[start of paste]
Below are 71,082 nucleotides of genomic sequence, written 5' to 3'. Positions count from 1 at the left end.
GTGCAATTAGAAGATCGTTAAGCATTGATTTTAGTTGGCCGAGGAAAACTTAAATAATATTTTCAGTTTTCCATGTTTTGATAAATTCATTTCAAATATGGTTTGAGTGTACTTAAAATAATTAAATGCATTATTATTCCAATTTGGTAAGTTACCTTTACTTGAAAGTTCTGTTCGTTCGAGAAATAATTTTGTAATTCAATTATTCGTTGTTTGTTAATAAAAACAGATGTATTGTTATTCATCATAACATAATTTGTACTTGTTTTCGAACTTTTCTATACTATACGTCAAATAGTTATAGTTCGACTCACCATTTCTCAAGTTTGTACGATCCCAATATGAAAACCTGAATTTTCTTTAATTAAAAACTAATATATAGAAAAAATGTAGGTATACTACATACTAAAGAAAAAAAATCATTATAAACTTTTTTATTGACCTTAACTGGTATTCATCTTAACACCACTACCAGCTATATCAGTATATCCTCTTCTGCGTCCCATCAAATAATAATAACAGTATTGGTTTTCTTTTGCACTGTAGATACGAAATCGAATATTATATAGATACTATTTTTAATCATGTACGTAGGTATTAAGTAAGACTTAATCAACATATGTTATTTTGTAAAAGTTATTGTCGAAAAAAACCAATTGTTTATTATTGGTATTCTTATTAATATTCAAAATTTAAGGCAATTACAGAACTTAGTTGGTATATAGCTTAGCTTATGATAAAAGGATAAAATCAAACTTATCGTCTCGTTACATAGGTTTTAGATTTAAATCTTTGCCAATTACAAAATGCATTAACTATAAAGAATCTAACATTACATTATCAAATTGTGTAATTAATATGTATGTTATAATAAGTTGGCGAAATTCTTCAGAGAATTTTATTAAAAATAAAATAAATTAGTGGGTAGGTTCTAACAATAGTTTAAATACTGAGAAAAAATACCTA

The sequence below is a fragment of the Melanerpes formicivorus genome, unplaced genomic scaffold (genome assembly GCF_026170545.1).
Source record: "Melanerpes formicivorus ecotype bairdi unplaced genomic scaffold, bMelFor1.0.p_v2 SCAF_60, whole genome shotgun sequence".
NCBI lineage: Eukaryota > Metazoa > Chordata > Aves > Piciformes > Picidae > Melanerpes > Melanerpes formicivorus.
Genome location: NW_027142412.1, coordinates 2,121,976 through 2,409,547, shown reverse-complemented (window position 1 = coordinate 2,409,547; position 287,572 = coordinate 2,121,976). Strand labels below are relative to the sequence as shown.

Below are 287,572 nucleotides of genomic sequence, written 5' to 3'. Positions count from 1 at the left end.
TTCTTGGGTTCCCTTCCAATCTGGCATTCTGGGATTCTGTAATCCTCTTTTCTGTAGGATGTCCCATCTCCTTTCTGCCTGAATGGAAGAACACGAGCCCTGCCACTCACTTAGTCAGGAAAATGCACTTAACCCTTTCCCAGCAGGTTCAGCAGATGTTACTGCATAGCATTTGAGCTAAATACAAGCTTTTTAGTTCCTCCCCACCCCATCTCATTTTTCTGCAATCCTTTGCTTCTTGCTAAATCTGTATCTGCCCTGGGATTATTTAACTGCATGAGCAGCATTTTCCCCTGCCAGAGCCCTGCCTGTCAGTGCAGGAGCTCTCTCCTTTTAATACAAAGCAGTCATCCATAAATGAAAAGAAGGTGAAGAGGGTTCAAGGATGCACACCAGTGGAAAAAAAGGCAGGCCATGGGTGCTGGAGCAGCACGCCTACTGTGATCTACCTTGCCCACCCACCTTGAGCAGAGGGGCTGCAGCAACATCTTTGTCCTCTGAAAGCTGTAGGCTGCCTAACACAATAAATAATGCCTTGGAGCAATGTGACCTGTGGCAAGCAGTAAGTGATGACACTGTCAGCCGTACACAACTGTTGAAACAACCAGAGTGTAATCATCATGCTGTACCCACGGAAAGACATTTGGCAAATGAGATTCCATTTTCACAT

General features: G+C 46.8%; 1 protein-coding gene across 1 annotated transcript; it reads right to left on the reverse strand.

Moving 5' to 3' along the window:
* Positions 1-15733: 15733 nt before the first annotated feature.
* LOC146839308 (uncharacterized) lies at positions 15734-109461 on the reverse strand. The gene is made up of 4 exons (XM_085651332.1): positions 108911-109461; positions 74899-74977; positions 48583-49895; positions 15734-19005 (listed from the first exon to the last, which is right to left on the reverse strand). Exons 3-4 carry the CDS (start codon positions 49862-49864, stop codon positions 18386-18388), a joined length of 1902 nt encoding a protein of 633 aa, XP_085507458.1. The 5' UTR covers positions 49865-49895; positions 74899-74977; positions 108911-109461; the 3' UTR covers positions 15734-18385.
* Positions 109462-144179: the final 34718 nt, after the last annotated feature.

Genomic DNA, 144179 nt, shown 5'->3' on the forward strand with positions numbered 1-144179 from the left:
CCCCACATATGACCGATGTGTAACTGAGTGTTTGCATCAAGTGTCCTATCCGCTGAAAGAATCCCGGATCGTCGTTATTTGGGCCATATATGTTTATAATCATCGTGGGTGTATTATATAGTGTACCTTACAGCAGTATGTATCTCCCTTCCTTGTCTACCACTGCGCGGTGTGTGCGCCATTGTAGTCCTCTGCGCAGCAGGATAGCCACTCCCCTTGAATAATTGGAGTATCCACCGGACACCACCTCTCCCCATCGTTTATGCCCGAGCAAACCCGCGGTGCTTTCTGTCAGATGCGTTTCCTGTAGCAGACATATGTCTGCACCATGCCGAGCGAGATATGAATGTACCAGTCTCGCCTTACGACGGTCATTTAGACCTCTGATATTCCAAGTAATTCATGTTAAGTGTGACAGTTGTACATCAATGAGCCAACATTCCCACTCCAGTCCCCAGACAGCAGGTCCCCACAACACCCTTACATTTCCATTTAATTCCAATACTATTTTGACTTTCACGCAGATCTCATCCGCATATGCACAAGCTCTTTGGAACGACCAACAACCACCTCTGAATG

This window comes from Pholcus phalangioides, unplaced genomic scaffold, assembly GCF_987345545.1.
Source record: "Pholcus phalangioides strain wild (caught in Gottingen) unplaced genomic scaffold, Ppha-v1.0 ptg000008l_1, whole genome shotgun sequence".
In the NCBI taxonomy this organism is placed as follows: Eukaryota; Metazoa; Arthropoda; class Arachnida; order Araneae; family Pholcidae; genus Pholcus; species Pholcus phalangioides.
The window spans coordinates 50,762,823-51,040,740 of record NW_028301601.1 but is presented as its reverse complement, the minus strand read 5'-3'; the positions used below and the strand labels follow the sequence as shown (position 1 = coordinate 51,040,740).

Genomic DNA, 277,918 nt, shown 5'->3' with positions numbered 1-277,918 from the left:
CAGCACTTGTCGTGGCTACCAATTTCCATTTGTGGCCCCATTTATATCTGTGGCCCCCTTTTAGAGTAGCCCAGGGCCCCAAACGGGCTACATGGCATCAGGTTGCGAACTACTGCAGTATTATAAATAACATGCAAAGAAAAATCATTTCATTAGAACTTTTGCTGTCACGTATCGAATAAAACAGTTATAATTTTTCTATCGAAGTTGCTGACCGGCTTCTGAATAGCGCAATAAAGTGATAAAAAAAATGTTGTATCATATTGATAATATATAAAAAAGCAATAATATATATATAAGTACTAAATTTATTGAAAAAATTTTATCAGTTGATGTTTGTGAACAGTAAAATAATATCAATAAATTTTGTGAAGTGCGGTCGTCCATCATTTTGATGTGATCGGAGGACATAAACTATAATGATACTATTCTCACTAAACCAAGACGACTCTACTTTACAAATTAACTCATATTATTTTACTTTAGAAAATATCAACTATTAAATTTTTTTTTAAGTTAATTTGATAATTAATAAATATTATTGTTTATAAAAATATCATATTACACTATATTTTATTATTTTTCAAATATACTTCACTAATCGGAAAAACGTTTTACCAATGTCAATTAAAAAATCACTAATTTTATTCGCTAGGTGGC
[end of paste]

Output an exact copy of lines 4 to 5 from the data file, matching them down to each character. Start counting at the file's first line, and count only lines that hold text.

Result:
Source record: "Melanerpes formicivorus ecotype bairdi unplaced genomic scaffold, bMelFor1.0.p_v2 SCAF_60, whole genome shotgun sequence".
NCBI lineage: Eukaryota > Metazoa > Chordata > Aves > Piciformes > Picidae > Melanerpes > Melanerpes formicivorus.